Behavioural treatments for depression have shown promising preliminary effects for depression in inpatient wards. However, more research is needed regarding their feasibility in psychiatric intensive care units (PICU). The aim of the current trial was to examine the feasibility of brief
behavioural activation treatment for depression (BATD) in a PICU. 'BATD added to standard care' was compared to 'standard care' in a randomised controlled trial (RCT) with moderate to severely depressed inpatients. Between group differences on BDI-II (n = 19) was significant on post-test
and gain-scores with strong effect sizes towards BATD, and response rates were significantly higher for participants who received BATD, with a strong effect size. Participants rated BATD as credible and acceptable in the setting. Treatment integrity was high and participant attrition was low
for participants receiving BATD added to standard care. Preliminary support for BATD's clinical significance, credibility and acceptability was found among inpatients. The main limitation was the large number of ineligible participants due to the inclusion criteria. The current study provides
further support for BATD's feasibility for treating depression among inpatients, including its administration by inpatient nursing staff.
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RANDOMISED CONTROLLED TRIAL;
Document Type: Research Article
Publication date: April 1, 2018
This article was made available online on February 10, 2018 as a Fast Track article with title: "The feasibility of brief behavioural activation treatment for depression in a PICU: a systematic replication".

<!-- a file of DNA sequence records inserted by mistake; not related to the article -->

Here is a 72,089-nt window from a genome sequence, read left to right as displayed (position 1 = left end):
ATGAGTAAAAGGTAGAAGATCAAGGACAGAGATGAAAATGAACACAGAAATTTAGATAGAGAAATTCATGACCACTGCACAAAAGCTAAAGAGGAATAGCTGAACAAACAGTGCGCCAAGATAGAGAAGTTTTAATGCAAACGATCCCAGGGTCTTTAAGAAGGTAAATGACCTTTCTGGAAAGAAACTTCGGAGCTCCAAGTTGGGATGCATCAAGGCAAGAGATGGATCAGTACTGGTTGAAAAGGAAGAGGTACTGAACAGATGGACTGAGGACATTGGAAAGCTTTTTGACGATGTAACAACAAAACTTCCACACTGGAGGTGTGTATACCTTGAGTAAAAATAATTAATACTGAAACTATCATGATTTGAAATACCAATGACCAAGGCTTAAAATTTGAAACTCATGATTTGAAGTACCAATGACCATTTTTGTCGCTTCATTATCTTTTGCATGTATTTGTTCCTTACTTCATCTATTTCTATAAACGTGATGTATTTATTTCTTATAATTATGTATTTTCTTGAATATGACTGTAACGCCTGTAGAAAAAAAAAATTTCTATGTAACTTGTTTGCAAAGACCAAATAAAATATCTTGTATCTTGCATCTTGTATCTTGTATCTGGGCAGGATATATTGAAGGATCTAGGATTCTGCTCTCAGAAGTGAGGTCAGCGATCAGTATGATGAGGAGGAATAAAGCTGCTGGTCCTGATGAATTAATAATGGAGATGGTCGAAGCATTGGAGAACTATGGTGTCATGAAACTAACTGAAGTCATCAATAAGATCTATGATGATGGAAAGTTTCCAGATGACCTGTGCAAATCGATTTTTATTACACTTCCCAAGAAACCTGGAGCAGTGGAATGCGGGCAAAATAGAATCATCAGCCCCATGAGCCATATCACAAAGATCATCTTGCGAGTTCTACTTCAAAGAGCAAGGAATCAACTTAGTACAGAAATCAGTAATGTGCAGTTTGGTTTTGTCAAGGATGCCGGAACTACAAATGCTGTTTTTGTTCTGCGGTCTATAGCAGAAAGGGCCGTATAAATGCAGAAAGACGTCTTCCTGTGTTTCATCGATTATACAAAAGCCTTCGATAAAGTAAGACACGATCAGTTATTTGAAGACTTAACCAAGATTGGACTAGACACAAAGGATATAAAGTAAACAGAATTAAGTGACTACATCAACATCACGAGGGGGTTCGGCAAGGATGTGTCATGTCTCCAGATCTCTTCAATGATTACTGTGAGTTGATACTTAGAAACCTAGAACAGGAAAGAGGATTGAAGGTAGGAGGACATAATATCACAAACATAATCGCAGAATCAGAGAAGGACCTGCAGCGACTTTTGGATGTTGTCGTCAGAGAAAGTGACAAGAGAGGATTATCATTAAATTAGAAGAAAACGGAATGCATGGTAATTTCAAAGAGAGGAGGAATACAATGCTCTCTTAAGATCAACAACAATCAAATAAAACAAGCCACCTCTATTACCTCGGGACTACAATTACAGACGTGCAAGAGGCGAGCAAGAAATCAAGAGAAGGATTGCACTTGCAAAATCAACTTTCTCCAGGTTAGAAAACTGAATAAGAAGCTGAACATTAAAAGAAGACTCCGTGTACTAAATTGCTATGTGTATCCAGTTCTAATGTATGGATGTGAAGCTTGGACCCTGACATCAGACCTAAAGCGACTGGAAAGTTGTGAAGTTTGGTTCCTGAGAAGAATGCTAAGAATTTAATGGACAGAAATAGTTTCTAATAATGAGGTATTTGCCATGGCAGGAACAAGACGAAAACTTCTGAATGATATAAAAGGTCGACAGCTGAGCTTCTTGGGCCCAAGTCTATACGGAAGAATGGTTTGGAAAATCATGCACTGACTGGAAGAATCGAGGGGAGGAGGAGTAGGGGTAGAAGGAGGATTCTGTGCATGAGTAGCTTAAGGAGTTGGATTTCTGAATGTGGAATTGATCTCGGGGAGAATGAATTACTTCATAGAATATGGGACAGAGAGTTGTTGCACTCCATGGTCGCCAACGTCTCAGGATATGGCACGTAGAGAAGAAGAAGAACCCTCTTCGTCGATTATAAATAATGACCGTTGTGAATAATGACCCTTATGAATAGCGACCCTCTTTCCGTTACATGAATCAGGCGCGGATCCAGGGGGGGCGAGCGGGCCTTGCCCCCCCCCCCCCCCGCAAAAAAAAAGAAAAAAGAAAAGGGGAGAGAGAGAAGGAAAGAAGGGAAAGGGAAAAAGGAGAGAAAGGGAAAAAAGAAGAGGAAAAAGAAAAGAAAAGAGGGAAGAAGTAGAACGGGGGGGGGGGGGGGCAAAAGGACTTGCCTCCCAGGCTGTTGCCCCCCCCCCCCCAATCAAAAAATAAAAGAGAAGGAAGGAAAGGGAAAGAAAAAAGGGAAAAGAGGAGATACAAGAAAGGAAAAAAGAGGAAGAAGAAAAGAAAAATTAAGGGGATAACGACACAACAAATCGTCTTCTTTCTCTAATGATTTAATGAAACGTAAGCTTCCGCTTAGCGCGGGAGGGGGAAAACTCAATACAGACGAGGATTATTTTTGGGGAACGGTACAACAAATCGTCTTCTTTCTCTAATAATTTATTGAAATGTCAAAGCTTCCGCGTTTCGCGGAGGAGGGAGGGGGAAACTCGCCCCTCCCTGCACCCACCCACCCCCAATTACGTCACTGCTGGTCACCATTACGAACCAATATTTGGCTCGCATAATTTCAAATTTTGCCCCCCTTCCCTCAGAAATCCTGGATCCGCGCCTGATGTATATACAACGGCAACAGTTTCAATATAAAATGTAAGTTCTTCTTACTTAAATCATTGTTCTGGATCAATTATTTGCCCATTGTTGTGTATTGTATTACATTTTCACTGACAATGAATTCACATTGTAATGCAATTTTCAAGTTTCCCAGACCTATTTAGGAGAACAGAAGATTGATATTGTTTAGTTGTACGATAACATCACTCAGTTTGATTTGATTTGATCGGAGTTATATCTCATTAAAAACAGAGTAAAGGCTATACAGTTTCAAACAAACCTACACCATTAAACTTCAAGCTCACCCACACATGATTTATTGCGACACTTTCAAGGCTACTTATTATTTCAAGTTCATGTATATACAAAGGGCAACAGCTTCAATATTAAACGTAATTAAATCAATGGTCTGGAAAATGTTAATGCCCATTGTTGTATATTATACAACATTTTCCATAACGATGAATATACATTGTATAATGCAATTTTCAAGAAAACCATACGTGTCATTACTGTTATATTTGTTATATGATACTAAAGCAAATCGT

More about this publication?
Published twice a year, the Journal of Psychiatric Intensive Care is devoted to issues affecting the care and treatment of people with mental disorders who manifest severely disturbed functioning. The journal is international and multidisciplinary. It provides stimulating papers and articles of interest to those who work in or study psychiatric intensive care, low secure services, acute inpatient wards, challenging behaviour environments, emergency psychiatry, or intensive treatments settings in other parts of the wider mental health system. The Journal of Psychiatric Intensive Care encourages informed debate and exchange of opinion. Its content includes editorials, original research, brief reports, reviews, conference reports, news and notices, but preference is given to original research of a high scientific quality.
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